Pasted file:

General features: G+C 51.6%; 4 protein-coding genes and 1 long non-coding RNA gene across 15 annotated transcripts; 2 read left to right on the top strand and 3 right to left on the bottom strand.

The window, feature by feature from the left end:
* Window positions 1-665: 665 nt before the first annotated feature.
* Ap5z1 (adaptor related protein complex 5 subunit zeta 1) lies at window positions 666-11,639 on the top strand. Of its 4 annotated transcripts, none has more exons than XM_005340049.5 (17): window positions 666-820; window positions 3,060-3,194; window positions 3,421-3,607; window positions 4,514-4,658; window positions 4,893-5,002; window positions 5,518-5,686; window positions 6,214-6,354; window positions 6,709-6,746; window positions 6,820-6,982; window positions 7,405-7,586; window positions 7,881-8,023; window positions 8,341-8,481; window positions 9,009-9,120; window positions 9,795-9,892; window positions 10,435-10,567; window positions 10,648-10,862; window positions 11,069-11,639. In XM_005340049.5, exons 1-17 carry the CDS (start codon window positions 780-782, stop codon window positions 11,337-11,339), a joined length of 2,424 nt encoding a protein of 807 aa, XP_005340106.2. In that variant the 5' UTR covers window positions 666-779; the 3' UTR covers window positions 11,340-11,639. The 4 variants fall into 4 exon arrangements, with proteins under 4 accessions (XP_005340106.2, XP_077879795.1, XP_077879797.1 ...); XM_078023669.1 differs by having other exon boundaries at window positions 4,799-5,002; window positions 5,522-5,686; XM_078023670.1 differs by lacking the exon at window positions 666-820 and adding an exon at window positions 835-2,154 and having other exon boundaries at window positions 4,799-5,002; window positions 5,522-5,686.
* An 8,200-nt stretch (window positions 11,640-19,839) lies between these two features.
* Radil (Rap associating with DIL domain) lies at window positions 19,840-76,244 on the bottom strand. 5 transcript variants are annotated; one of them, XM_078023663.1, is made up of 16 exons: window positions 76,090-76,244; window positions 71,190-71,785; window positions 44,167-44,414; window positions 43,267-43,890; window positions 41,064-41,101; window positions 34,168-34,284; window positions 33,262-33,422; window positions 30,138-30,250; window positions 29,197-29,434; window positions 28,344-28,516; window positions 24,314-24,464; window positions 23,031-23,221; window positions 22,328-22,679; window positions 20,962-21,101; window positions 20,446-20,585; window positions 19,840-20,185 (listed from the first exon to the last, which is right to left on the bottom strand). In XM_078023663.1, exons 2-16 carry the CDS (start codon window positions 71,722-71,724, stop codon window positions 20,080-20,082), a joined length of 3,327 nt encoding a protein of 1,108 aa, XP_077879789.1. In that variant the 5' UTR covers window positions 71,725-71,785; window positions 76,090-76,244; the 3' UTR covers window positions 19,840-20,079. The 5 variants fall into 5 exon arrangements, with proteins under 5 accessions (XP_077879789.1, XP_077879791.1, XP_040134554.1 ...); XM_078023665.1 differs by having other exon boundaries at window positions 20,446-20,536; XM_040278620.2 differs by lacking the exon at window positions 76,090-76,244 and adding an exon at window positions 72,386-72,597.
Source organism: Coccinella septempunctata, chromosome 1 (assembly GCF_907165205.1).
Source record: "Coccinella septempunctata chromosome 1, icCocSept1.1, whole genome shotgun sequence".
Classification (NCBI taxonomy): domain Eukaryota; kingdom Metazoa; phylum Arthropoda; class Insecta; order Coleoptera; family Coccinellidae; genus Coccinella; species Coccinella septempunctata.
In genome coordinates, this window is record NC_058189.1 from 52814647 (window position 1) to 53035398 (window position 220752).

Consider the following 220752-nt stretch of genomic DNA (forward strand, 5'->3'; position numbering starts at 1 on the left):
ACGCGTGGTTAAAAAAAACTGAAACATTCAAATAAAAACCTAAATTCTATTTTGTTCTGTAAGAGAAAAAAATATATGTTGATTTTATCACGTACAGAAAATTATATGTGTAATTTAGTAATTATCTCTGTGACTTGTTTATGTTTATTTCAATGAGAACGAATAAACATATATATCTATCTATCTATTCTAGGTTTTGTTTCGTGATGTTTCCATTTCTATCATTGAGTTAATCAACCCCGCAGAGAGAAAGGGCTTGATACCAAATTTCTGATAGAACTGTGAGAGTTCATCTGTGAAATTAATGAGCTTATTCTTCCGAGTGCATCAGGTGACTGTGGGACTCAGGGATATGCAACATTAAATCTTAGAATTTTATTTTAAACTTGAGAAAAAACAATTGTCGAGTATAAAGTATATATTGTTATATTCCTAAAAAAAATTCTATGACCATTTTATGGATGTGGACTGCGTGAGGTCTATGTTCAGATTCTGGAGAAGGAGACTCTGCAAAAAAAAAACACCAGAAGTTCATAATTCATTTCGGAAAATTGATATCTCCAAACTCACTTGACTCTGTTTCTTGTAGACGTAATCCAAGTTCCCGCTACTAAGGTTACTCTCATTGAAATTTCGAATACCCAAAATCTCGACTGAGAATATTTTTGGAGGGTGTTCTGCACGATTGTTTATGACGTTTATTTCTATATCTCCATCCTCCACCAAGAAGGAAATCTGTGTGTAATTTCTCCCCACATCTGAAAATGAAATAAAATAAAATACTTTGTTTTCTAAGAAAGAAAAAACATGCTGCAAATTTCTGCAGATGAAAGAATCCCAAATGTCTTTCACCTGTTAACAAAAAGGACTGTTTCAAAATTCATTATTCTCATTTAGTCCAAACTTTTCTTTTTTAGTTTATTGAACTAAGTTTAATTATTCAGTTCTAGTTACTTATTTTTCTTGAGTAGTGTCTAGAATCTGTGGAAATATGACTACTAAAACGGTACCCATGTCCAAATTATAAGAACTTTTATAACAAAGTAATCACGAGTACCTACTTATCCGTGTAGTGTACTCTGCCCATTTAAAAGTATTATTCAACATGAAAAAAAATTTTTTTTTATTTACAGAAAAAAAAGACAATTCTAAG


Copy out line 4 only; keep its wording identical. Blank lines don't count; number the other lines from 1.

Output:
* Ap5z1 (adaptor related protein complex 5 subunit zeta 1) lies at window positions 666-11,639 on the top strand. Of its 4 annotated transcripts, none has more exons than XM_005340049.5 (17): window positions 666-820; window positions 3,060-3,194; window positions 3,421-3,607; window positions 4,514-4,658; window positions 4,893-5,002; window positions 5,518-5,686; window positions 6,214-6,354; window positions 6,709-6,746; window positions 6,820-6,982; window positions 7,405-7,586; window positions 7,881-8,023; window positions 8,341-8,481; window positions 9,009-9,120; window positions 9,795-9,892; window positions 10,435-10,567; window positions 10,648-10,862; window positions 11,069-11,639. In XM_005340049.5, exons 1-17 carry the CDS (start codon window positions 780-782, stop codon window positions 11,337-11,339), a joined length of 2,424 nt encoding a protein of 807 aa, XP_005340106.2. In that variant the 5' UTR covers window positions 666-779; the 3' UTR covers window positions 11,340-11,639. The 4 variants fall into 4 exon arrangements, with proteins under 4 accessions (XP_005340106.2, XP_077879795.1, XP_077879797.1 ...); XM_078023669.1 differs by having other exon boundaries at window positions 4,799-5,002; window positions 5,522-5,686; XM_078023670.1 differs by lacking the exon at window positions 666-820 and adding an exon at window positions 835-2,154 and having other exon boundaries at window positions 4,799-5,002; window positions 5,522-5,686.